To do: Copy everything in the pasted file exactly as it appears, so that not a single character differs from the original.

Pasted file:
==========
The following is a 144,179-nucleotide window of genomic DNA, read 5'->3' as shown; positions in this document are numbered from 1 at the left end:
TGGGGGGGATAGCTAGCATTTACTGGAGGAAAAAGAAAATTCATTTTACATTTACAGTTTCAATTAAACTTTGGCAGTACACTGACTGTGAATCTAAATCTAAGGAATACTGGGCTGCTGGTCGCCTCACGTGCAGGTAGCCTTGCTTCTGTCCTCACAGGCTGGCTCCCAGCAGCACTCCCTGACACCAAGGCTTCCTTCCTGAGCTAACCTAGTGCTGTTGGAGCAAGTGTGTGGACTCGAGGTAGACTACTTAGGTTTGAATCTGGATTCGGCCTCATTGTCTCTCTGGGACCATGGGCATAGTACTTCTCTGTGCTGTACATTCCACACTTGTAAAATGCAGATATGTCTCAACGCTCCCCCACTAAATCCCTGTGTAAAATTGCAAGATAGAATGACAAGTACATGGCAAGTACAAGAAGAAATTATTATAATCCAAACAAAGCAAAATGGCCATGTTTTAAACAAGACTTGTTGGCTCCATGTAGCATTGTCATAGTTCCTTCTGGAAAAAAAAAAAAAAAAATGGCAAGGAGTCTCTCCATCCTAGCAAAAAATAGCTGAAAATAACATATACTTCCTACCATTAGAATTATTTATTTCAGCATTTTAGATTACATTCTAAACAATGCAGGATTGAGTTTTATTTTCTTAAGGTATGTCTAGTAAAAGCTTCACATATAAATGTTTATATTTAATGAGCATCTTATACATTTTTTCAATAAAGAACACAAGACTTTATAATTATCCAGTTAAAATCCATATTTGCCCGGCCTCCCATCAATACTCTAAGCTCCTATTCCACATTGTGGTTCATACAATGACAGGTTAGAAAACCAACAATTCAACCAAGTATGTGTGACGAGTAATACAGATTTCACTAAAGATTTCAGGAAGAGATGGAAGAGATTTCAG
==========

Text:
The following is a 144,179-nucleotide window of genomic DNA, read 5'->3' as shown; positions in this document are numbered from 1 at the left end:
TGGGGGGGATAGCTAGCATTTACTGGAGGAAAAAGAAAATTCATTTTACATTTACAGTTTCAATTAAACTTTGGCAGTACACTGACTGTGAATCTAAATCTAAGGAATACTGGGCTGCTGGTCGCCTCACGTGCAGGTAGCCTTGCTTCTGTCCTCACAGGCTGGCTCCCAGCAGCACTCCCTGACACCAAGGCTTCCTTCCTGAGCTAACCTAGTGCTGTTGGAGCAAGTGTGTGGACTCGAGGTAGACTACTTAGGTTTGAATCTGGATTCGGCCTCATTGTCTCTCTGGGACCATGGGCATAGTACTTCTCTGTGCTGTACATTCCACACTTGTAAAATGCAGATATGTCTCAACGCTCCCCCACTAAATCCCTGTGTAAAATTGCAAGATAGAATGACAAGTACATGGCAAGTACAAGAAGAAATTATTATAATCCAAACAAAGCAAAATGGCCATGTTTTAAACAAGACTTGTTGGCTCCATGTAGCATTGTCATAGTTCCTTCTGGAAAAAAAAAAAAAAAAATGGCAAGGAGTCTCTCCATCCTAGCAAAAAATAGCTGAAAATAACATATACTTCCTACCATTAGAATTATTTATTTCAGCATTTTAGATTACATTCTAAACAATGCAGGATTGAGTTTTATTTTCTTAAGGTATGTCTAGTAAAAGCTTCACATATAAATGTTTATATTTAATGAGCATCTTATACATTTTTTCAATAAAGAACACAAGACTTTATAATTATCCAGTTAAAATCCATATTTGCCCGGCCTCCCATCAATACTCTAAGCTCCTATTCCACATTGTGGTTCATACAATGACAGGTTAGAAAACCAACAATTCAACCAAGTATGTGTGACGAGTAATACAGATTTCACTAAAGATTTCAGGAAGAGATGGAAGAGATTTCAG